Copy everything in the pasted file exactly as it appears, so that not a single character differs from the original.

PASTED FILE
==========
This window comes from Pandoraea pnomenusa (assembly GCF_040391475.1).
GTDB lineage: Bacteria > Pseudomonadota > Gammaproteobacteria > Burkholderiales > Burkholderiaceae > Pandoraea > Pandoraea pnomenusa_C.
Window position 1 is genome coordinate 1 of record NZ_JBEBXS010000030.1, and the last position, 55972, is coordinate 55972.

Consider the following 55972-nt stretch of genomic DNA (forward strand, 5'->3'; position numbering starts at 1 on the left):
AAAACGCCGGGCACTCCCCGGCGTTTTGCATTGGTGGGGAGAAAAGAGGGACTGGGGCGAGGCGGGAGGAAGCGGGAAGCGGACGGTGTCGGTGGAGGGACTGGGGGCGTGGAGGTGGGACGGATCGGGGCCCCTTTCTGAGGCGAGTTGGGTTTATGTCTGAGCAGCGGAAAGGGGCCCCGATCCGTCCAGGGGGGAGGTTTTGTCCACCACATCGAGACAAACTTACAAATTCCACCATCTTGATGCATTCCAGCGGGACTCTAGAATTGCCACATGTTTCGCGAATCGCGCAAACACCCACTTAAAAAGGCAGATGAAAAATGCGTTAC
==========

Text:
This window comes from Pandoraea pnomenusa (assembly GCF_040391475.1).
GTDB lineage: Bacteria > Pseudomonadota > Gammaproteobacteria > Burkholderiales > Burkholderiaceae > Pandoraea > Pandoraea pnomenusa_C.
Window position 1 is genome coordinate 1 of record NZ_JBEBXS010000030.1, and the last position, 55972, is coordinate 55972.

Consider the following 55972-nt stretch of genomic DNA (forward strand, 5'->3'; position numbering starts at 1 on the left):
AAAACGCCGGGCACTCCCCGGCGTTTTGCATTGGTGGGGAGAAAAGAGGGACTGGGGCGAGGCGGGAGGAAGCGGGAAGCGGACGGTGTCGGTGGAGGGACTGGGGGCGTGGAGGTGGGACGGATCGGGGCCCCTTTCTGAGGCGAGTTGGGTTTATGTCTGAGCAGCGGAAAGGGGCCCCGATCCGTCCAGGGGGGAGGTTTTGTCCACCACATCGAGACAAACTTACAAATTCCACCATCTTGATGCATTCCAGCGGGACTCTAGAATTGCCACATGTTTCGCGAATCGCGCAAACACCCACTTAAAAAGGCAGATGAAAAATGCGTTAC